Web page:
On the way to Newfoundland

By Chris Bray 8 November 2013
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Chris and Jess have made their way from Nova Scotia to Newfoundland.

WE MADE IT – our first ‘crossing’ – from Nova Scotia up to Newfoundland, and what a beautiful part of the world it is up here in the Gulf of St Lawrence. It’s full of wildlife, waterfalls, fog and friendly people.

After two peaceful days in St. Peters, Nova Scotia – spent fixing and improving several systems, we at last pulled ourselves together and left. Armed with great info, advice, and encouragement from several other lovely yachting couples we enjoyed meals with there, we sailed up through the spectacularly scenic and wonderfully protected Bras D’or Lakes.

The wind (5-15kn) was mostly against us, but even tacking to and fro (as you can likely see from our tracker) wasn’t unpleasant, and we passed many picturesque lighthouses, grand lake-side mansions, and under various bridges including the Barra Strait Bridge where we had to radio ahead and have them stop traffic and open up a huge span for us to pass beneath! Flicking through our ‘Cruising guide to the Canadian Maritimes’, we were surprised to learn that the imposing grand manor on the approaching hillside of Baddeck was actually ‘The Bell Estate’ – as in the old home of Alexander Graham Bell, the inventor of the telephone.

As evening approached we swung into ‘Big Harbour’ (it was anything but – just a small quiet inlet with a couple of cottages veiled behind trees and enough room for maybe two yachts) and dropped our anchor for the first time this season, and went to sleep, ready to wake early and make the most of the incoming weather.

I was heaving the anchor up by 7am and we had breaky underway, sailing up the remainder of ‘The Great Bras D’Or’ (the last, narrow 18 miles of the lake, lined by mountains), where the current at times roared us along at an exciting 8 knots despite only sailing at about 4kn. We had a bit of a premonition (of a day perhaps like 4 years away) as we passed under the Seal Island bridge – spookily identical to the Sydney Harbour Bridge, and amusingly, only a couple of miles from the city of ‘Sydney’ here in N.S.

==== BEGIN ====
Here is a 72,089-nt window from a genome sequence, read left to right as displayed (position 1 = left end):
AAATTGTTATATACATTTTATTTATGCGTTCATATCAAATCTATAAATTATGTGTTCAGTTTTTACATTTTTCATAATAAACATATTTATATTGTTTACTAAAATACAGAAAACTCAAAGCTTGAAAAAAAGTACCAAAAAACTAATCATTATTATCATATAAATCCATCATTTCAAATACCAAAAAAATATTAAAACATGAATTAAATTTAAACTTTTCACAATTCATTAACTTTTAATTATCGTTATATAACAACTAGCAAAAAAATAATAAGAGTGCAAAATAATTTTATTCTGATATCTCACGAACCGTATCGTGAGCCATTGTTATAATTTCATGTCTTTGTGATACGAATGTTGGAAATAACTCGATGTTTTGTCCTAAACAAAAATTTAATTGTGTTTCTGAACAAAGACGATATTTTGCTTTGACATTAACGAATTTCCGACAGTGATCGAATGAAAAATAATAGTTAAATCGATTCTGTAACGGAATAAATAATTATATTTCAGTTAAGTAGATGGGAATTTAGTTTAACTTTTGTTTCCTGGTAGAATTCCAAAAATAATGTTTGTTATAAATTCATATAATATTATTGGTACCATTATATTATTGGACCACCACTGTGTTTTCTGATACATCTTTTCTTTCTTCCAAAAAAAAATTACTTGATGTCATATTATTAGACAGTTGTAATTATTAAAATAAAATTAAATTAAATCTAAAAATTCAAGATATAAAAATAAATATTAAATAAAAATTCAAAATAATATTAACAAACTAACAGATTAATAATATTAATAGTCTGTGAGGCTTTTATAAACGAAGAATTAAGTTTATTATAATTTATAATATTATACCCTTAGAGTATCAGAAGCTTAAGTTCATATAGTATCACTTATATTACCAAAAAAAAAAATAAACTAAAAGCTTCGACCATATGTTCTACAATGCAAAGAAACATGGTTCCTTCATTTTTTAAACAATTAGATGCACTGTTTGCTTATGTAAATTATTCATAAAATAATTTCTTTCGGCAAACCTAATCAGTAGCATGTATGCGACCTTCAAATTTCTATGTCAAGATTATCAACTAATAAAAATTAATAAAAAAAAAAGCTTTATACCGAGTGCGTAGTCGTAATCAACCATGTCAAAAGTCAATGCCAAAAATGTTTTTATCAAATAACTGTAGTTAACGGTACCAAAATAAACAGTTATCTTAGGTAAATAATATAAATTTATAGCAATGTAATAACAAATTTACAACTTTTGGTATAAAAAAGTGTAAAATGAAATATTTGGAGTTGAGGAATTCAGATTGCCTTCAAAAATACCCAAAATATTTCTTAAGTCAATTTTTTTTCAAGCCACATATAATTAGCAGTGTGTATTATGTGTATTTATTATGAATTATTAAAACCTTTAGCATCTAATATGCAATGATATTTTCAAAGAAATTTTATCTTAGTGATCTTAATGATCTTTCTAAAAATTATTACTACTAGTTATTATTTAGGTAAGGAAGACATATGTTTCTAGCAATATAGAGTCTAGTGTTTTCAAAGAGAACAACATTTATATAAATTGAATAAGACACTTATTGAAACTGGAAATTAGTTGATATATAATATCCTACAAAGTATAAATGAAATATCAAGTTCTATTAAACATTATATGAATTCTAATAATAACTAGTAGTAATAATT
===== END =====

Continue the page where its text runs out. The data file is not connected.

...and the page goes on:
Heading out into the open water of Cabot Strait, the current sucked so fast that it made the channel marker buoys look like they were charging through the water towards us throwing up huge bow waves as the water rushed past them.

The wind – as predicted – was a favourable 15kn on a broad reach, and with the self-steering gear now working properly, we rocketed along at 6-7kn, watching hands-free as Nova Scotia faded into the mist. Drugged up with two types of anti-sea-sickness drugs, Jess was still smiling as we commenced our night-watches (4hrs on/4hrs off during the day, 3hrs on/off at night), clearly ecstatic to be feeling so well and able at last to enjoy the experience.

One of the great joys was using our AIS WatchMate system, which automatically shares the position (as well as course, speed, name and everything else) of boats with others nearby using VHF radio. Well and truly before we could visually spot an approaching ship on the horizon, our AIS system would detect it, display it on our GPS chartplotter, and alert us if the CPA (Closest Point of Approach) was less than comfortable. We could then change course to avoid disaster, even call them on VHF by name and chat to their skipper to warn them.

Conveniently, our system is a transceiver, which was very reassuring, as we had a few ships that kept changing their course (back onto a potential collision course) every time I settled on a new escape route, and so in times like this when I eventually hailed them on the radio, they were able to reassure me that they already had me on their display and “Don’t you worry, we see you.” Considering as when these big ships are doing 20kn+ (40km/hr!), and even with our engine on and full throttle, into any kind of sea we can only do like 3-4kn, sometimes seeing the ship on AIS isn’t enough, and it’s great to know they can see us too.

At last as dawn broke, we could see the mist-draped mountains of Newfoundland looming towards us, waterfalls gushing out over the sea cliffs, and thoroughly tired, pulled into the little harbour of ‘Codroy’ at 6am for a good long sleep while the weather abated. Over 120 miles in less than 24 hrs! Go Teleport!

Without warning several pods of dolphins came leaping towards us through the ghostly white backdrop and played with us for a good 5-10 minutes, enough time for me to strap a camera onto a pole and shove it down underwater and film them. 

In typically welcoming Newfoundland style, several locals came down and literally took our ropes as we pulled against the fishing wharf and it was getting late by the time we’d finished chatting, lowered our RIB dingy into the water and went for a bit of a ‘zodiac cruise’, around the perfectly still and calm ocean cliffs outside, whereupon another minke whale actually came right over and investigated us curiously! This place is amazing.

This morning we just walked up a beautifully mossy, foggy track to the little lighthouse perched precariously on the cliffs, and as soon as we get this update out, we’re going to sail off again, perhaps direct to St. Anthony’s around the northern tip of Newfoundland, and our jumping off point to Greenland. We should encounter or first icebergs and growlers as we round the top of Newfoundland in the next few days.  

Follow Chris and Jess on the tracker position map

Preparations for the Arctic sailing adventure
Arctic sailing adventure sets off